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08-27-2012, 03:18 PM
  #213
tarheelhockey
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The Winston-Salem Polar Twins select


Charlie Burns, C



Position: C
Handed: L
Height: 5'11"
Weight: 170lbs
Born: Detroit, MI, USA
Nationality: Canadian

Awards
World Championship Best Forward 1958
World Championship Gold Medal 1958
Ontario Outstanding Athlete 1958


Scoring Finishes
Goals: 32, 40, 45, 50
Assists: 21, 26
Points: 26, 43, 50


Regular Season
Season Team Lge GP G A Pts PIM
1952-53 Toronto Marlboros OHA 33 5 7 12 0
1953-54 Toronto Marlboros OHA NANANANANA
1955-56 Toronto Marlboros OHA 20 5 8 13 0
1956-57 Whitby Dunlops OHASr 40 16 25 41 29
1957-58 Whitby Dunlops OHASr 31 24 28 52 32
1958-59 Detroit Red Wings NHL 70 9 11 20 32
1959-60 Boston Bruins NHL 62 10 17 27 46
1960-61 Boston Bruins NHL 62 15 26 41 16
1960-61 Kingston Frontenacs EPHL 8 3 6 9 4
1961-62 Boston Bruins NHL 70 11 17 28 43
1962-63 Boston Bruins NHL 68 12 10 22 13
1963-64 San Francisco Seals WHL 68 33 36 69 27
1964-65 San Francisco Seals WHL 51 27 36 63 19
1965-66 San Francisco Seals WHL 40 10 35 45 26
1966-67 California Seals WHL 71 22 38 60 29
1967-68 Oakland Seals NHL 73 9 26 35 20
1968-69 Pittsburgh Penguins NHL 76 13 38 51 22
1969-70 Minnesota North Stars NHL 50 3 13 16 10
1970-71 Minnesota North Stars NHL 76 9 19 28 13
1971-72 Minnesota North Stars NHL 77 11 14 25 24
1972-73 Minnesota North Stars NHL 65 4 7 11 13
1973-74 New Haven Nighthawks AHL 64 10 19 29 73
NHL Totals   749 106 198 304 252

NHL Playoffs
Season Team GP G A Pts PIM
1969-70 33 MNS NHL 6 1
1970-71 34 MNS NHL 12 3
1971-72 35 MNS NHL 7 1 1
1972-73 36 MNS NHL 6 0
Career NHL 31 5 4


- Scored 3-4-7 in the 1958 World Championship, winning Best Forward and the gold medal.
-Amongst post-expansion forwards that played at least 400 games post expansion, Charlie Burns spent the most time on the PK than any other player (adjusted for a per game basis) at 79% of his teams penalty kill. (that includes both forwards and defensemen). The next best is Ed Westfall at 69%.

Quote:
Originally Posted by Legends of Hockey
While playing junior hockey with the Toronto Marlboros, Charlie Burns suffered a fractured skull that almost ended his career. But he underwent surgery to have a metal plate inserted in his head and made a courageous comeback, wearing a heavily padded helmet in all games and practices during his professional hockey career until he was 38.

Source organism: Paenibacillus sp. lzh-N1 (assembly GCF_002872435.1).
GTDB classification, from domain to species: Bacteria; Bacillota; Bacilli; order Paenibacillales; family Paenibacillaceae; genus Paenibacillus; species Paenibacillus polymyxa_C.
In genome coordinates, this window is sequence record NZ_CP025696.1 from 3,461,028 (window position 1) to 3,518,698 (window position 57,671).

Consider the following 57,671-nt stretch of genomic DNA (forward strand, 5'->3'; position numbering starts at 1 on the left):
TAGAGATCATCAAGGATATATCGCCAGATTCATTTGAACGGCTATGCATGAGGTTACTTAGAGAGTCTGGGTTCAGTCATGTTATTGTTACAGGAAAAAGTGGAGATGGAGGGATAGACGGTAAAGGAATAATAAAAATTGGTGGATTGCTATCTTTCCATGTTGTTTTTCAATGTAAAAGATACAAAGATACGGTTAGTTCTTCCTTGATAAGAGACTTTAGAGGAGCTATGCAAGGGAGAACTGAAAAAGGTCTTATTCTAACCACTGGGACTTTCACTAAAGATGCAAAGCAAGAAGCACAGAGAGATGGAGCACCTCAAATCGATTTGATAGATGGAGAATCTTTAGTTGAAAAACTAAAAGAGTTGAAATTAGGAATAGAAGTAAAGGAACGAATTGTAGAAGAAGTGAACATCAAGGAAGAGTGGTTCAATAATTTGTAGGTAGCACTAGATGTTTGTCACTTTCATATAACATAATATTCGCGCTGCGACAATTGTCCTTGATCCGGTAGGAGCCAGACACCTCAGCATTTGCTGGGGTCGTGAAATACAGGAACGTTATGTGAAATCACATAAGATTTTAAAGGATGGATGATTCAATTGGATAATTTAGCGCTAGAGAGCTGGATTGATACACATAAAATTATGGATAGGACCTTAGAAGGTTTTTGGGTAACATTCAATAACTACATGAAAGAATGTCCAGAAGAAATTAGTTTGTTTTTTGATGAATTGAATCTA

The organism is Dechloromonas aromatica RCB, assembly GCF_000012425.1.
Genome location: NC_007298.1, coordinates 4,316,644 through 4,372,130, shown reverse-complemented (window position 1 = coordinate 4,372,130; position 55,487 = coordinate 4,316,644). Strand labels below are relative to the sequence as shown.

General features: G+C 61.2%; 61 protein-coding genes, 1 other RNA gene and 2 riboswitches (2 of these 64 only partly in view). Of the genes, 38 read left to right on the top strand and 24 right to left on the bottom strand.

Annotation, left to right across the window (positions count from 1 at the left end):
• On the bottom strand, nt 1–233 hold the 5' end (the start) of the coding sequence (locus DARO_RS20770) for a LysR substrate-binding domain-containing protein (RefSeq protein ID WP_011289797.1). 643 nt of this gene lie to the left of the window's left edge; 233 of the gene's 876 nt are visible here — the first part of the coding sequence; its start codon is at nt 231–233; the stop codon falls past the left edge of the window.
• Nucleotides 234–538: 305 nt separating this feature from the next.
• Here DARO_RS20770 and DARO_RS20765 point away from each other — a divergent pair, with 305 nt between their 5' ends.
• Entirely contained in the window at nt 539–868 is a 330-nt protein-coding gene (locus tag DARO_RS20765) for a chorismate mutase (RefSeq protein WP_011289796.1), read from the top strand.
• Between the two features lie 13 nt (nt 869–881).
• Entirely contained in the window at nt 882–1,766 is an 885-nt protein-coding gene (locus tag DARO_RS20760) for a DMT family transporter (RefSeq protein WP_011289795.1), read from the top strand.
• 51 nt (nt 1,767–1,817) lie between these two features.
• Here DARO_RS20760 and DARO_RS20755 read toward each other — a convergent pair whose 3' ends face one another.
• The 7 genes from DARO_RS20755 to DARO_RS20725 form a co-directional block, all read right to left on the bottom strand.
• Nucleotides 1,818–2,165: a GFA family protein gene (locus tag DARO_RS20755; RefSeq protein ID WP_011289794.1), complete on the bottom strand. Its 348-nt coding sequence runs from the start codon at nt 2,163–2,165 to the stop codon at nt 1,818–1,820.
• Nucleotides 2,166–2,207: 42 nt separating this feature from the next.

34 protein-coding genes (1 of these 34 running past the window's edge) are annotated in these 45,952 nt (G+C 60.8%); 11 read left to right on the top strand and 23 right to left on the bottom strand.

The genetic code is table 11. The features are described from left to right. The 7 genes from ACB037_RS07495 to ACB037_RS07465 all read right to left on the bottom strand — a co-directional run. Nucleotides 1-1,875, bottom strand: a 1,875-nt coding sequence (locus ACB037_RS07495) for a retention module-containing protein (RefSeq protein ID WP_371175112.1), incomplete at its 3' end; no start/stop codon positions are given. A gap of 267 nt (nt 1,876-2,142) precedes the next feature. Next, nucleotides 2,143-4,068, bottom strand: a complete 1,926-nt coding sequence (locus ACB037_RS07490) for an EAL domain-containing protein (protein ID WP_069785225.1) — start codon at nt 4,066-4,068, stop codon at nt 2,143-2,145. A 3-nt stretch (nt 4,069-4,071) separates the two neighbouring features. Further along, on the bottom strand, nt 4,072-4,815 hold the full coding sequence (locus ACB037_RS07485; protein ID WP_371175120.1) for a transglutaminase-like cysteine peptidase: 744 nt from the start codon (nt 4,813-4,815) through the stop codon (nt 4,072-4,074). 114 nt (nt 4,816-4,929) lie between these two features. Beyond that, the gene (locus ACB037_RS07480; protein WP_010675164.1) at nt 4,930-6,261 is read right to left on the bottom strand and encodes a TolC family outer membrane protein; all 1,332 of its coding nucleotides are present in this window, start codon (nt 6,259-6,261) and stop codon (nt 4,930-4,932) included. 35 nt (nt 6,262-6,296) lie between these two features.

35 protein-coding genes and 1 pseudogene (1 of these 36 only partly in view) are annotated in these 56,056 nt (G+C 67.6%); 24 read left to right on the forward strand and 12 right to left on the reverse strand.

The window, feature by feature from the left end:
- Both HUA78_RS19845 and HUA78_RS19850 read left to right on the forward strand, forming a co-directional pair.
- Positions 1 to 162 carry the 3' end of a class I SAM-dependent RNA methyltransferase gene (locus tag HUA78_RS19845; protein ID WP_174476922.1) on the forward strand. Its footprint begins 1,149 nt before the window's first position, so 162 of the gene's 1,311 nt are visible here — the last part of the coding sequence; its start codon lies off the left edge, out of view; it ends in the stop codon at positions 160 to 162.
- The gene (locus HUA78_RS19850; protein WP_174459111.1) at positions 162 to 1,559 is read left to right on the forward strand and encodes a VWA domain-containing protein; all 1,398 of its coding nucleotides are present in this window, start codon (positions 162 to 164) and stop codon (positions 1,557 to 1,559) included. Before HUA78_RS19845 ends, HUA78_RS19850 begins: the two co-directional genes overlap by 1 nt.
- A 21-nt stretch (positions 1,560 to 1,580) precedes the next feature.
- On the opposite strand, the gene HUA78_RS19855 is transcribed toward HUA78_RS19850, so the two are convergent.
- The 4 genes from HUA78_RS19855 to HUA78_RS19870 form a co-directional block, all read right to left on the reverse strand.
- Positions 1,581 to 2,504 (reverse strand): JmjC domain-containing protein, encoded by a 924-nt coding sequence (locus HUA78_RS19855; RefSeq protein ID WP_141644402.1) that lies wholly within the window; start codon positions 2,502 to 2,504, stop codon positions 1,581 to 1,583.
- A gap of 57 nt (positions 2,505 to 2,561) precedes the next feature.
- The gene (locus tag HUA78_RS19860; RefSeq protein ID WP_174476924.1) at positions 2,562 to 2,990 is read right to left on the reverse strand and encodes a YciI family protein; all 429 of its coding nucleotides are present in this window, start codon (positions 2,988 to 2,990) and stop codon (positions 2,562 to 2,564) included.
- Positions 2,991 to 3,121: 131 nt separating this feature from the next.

...
He became an outstanding utility man with the Bruins. Bruins coach Phil Watson used him to shadow the league's greatest stars Gordie Howe, Bobby Hull and Frank Mahovlich. Watson said Burns was a good man for the job because he was an excellent skater and didn't let anything get under his skin.
...
Always known more for his excellent defensive skills, he collected 13 goals and 51 points in his best NHL season, for Pittsburgh, in 1968-69.

If he had played longer in the post-expansion era, Burns certainly would have been a candidate for nomination as the NHL's best defensive forward. But the Frank J. Selke Trophy wasn't awarded for the first time until 1978, five years after he'd played his last NHL game.
Quote:
Originally Posted by Wikipedia article "Charlie Burns"
Burns was mainly known for being an excellent skater, playmaker and defensive player who performed checking and penalty-killing. His trademark was the heavily padded helmet that he was forced to wear after suffering a serious head injury while playing junior hockey in 1954–55.

In 1959, he was the only US-born player in the NHL. Although Burns was born in Detroit, his family moved to Toronto when he was a child. Burns chose Canadian citizenship when he turned 21 and later played for the 1958 World Champion Whitby Dunlops.

Burns had three spells as a player-coach, twice with the San Francisco Seals (1965-66 & 1966-67) and one with the Minnesota North Stars (1969–70). He coached the Stars again in 1974-75 after his retirement. Curiously, all of these were midseason assignments.
Quote:
Originally Posted by Shorthanded: The Untold Story of the Seals: Hockey's Most Colorful Team
"He was a good assistant captain who spent time with the younger players. He brought a lot to the table; a good playmaker who set up his wingers." -- Tracy Pratt on Charlie Burns

... "despite all of these surface differences [being American, wearing a helmet, having coaching experience], one thing Burns had from all his teammates was respect."

... "Burns's coaching experience gave Burns insight into Bert Olmstead's methods and the wily veteran forward respected the Seals first-year coach."

... "Burns was not one to make excuses, however. While many players complained about the extensive travel West Coast teams had to endure, Burns refused to do so. "Everybody goes through ups and downs," Burns said. "People use [travel] as an excuse. Winning is a habit and so is waiting to win. Losing is a habit and so is waiting to lose."
Quote:
Originally Posted by Wikipedia article "San Francisco Seals"